Monday, June 6 2011
The problem with The Pale King is not that it killed a great writer, but that a great writer’s own problems became the narrowing factor for what might have been his greatest work.
Sunday, June 5 2011
All the expertise in the world doesn’t prepare a parent to face the vagaries of American culture that lays itself pink, shiny, and bejewelled at the feet of a young girl.
Wednesday, May 11 2011
Old books and even older movies can fend off the creeping anxiety of information overload.
Friday, May 6 2011
What happens to America's higher education system when humanists meet industrial (and now post-industrial) knowledge managers and technocrats?
Sunday, May 1 2011
When I review a book, I like to dog-ear pages that contain interesting passages or noteworthy statements. By the time I was done with Reality Hunger, my paperback was so puffed up by pages that were doubled in width from dog-earing that it looked like I'd dropped it into a hot bath filled with Calgon and then left it to dry on a radiator.
Wednesday, April 27 2011
This brisk study encompasses vast learning, marshaled with much wit, considerable venom and steady argument, all doled out in differing amounts.
Wednesday, April 20 2011
Rob Young, editor at The Wire music magazine, conjures up the contradictions of sound technology harnessed to rural moods, and an urban audience longing for antiquarian lore.
Tuesday, April 19 2011
Everything the media told us we now had to question, because Charlie Brooker showed us the truth. But hearts were broken when television's biggest critic was seduced by the boob tube's charm.
Sunday, April 10 2011
Upon this ethical foundation for an entertaining tale, Kevin Holohan follows a satirical tradition which questions authority, undermines cliché, and upends the social order.
Thursday, March 24 2011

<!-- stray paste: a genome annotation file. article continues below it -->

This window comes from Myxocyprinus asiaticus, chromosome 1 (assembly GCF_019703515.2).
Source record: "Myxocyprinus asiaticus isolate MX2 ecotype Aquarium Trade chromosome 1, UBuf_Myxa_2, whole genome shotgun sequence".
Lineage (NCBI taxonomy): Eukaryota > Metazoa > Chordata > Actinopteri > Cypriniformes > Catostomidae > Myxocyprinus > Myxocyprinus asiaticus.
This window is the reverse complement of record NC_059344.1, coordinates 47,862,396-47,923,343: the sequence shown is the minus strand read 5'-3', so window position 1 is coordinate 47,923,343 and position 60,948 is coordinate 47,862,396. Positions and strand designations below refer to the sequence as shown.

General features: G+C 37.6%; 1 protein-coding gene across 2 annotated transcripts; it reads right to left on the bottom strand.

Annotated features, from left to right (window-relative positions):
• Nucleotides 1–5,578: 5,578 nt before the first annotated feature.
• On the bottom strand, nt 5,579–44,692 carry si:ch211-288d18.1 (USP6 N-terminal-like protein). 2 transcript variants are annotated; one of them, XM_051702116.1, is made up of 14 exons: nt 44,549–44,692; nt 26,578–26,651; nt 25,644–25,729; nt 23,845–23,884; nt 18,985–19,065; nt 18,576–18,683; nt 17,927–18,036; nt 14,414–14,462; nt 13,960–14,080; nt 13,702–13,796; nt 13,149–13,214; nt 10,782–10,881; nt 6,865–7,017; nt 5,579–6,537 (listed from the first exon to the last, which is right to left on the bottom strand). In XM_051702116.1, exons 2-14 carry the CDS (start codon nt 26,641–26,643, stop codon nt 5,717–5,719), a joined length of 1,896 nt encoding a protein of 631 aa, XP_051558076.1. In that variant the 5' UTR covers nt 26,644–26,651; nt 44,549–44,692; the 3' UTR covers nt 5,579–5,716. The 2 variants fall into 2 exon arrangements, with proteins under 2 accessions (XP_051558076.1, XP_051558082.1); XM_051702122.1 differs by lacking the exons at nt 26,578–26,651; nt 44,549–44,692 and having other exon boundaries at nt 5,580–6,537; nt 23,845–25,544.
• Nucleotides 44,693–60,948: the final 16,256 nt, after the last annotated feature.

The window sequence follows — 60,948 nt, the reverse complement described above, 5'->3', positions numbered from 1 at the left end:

Hal Hartley's films bridged the world of art school vibes and workplace routines, elite snottiness and pedestrian punches, suburban angst and critical thinking finesse, and mixed-up politics and prolonged personality crises.
Wednesday, March 23 2011
Despite her love of books, Jackie Kennedy Onassis spent a lifetime trying to prevent people from writing about her, sometimes with the accompanying threat of legal action. Her entire life was led with one arm thrust outward, eyes cast downward, keeping the world at bay.
Monday, March 21 2011
Now don’t get me wrong—of course I believe in saving the planet (at least until scientists determine if there are other inhabitable planets with better mobile phone service), but there's gotta be a limit.
Sunday, March 20 2011
Like Aristophanes in Ancient Greece, Mark Twain in 19th century America, or Ricky Gervais at the Golden Globes, Banksy’s visual humor chastises power in its multiple manifestations by hauling it before the court of public opinion for a well-deserved flogging.
Thursday, March 17 2011
When halal turkeys sell for Thanksgiving, "Happy Holidays" drowns out "Merry Christmas", Easter egg hunts replace Mass celebrating the Resurrection, and sacred Catholic terms in Quebec serve only as swear words, culture has parted ways with religion.
Monday, March 14 2011
What makes Close Encounters of the Third Kind stand out to this day is that it isn’t the usual UFO tale of “us vs them”, like Spielberg’s later remake of War of the Worlds; rather, it's very much a story about Earthlings.
Thursday, March 10 2011
Like J.M. Coetzee's Diary of a Bad Year, Ill Fares the Land and The Memory Chalet reveal the diverse cross-pollination of public and private speech. Ill Fares the Land ostensibly contains the strong opinions, The Memory Chalet the "soft" opinions.
Tuesday, March 1 2011
How fitting that a post-punk band from the late '70s, fascinated by the Marxist metaphysics of modernity, would re-emerge to remind us that nothing new has happened in rock in decades. Of course Thom Yorke might disagree...
Wednesday, February 23 2011
A subgenre has emerged that should placate memoirphobes and please memoirfiles: the artist-teacher memoir.
Tuesday, February 22 2011
Laura Bush largely avoided the public slanderings that Nancy Reagan endured and that, to a lesser extent, Michelle Obama is now enduring, even though George W. Bush himself was perhaps the most excoriated President in recent American history. The reasons have something to do with Laura Bush's literary sensibility.
Thursday, February 17 2011
The essays included in this fine, wide-ranging, thought-provoking volume take pains to remind the reader how every instance of urban dystopia – whether in Mexico, India, Africa or the United States – is shadowed by the particular history and legacy of its geography, culture, and society.